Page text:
John was looking at a Bergmann Model 1896 ( Actually a Walther P38 modified to look like a Bergmann}...not a 1911...the movie was Big Jake
    Sharps Model 1874 - "The rifle that made the west safe for Winchester"
  • Ernie BishopErnie Bishop Senior Member Posts: 7,868 Senior Member
    GunNut said:



    Beyond 600 yards.... B)

    Beyond 600 yards and no butt-stock, goodness!  Shooting hands and nerves must be made of steel. That looks to me like a bolt-action rifle missing the butt-stock.

    If I'm not mistaken, a RIFLE technically has to be designed to be fired from the shoulder. Technically speaking, what is the minimum barrel length for any rifle and any carbine? What is the maximum barrel length for any pistol?

    Here's an interesting question: Are there ever situations anywhere on American soil where handguns would be allowed for deer but modern rifles would not be allowed depending upon jurisdictions, seasons and game regs? Are handguns ever allowed for deer in any so-called "shotgun-only" states?
    The terms Rifle, Pistol, Shotgun and Firearm have specified definitions at a Federal level.

    There is no mention of a maximum barrel length in the ATF definition.

    The ATF does not define a "Handgun" as far as I know but states normally do in their laws/regulations concerning activities like Concealed Carry and Hunting.  The generally acceptable general definition is: Handgun is a firearm with a short stock and is designed to be held and fired by the use of a single hand.  This is the definition in my state laws.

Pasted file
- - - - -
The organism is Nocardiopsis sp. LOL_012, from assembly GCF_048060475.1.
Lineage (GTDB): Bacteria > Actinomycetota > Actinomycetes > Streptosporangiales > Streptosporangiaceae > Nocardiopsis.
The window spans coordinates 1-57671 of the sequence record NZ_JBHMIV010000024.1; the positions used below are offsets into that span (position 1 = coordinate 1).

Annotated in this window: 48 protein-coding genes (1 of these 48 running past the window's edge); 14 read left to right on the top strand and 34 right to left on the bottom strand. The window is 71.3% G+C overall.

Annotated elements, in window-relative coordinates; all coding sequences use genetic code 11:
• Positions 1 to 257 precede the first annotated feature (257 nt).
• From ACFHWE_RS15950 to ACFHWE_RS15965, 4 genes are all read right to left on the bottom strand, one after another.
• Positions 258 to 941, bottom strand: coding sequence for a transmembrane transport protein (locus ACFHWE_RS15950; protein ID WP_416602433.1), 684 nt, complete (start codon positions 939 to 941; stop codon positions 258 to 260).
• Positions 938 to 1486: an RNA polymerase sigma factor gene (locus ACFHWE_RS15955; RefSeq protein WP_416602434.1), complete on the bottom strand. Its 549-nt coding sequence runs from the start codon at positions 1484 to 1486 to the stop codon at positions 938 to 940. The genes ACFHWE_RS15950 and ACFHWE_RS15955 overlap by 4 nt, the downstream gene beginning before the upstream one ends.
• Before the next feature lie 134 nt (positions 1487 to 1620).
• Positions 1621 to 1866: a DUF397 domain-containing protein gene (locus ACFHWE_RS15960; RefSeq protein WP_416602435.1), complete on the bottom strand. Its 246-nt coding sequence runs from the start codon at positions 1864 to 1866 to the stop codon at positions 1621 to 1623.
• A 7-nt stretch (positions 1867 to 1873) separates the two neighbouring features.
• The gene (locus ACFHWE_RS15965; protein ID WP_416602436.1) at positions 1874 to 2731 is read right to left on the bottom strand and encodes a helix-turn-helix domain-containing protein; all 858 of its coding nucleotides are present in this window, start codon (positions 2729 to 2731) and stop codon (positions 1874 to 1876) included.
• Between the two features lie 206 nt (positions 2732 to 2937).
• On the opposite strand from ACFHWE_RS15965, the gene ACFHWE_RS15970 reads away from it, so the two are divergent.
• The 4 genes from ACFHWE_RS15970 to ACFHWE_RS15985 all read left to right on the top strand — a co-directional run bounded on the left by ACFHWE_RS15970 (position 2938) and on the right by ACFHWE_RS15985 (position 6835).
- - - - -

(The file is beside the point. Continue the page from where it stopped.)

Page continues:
Many states further specify that a handgun does not exceed 12 inches measured from the two farthest points on the gun when dealing with Concealed Carry, and as another example Wyoming sets a 16" maximum limit on barrels of "handguns" in their hunting regulations.
    Quick clarification on the Wyoming Regs for Big Game.  Only For Type "O" or a specific handgun tag is the 16" max limit applied.
    If one is hunting during a firearm season, say for elk with a specialty pistol, you could use a 14" or a 20" barrel for that matter if you wanted to legally.
    As you noted, there is no max barrel length federally, and the state of Wyoming only gives a max length for handgun, when having a specific handgun hunting tag, of which there are very few, and none in my part of the state.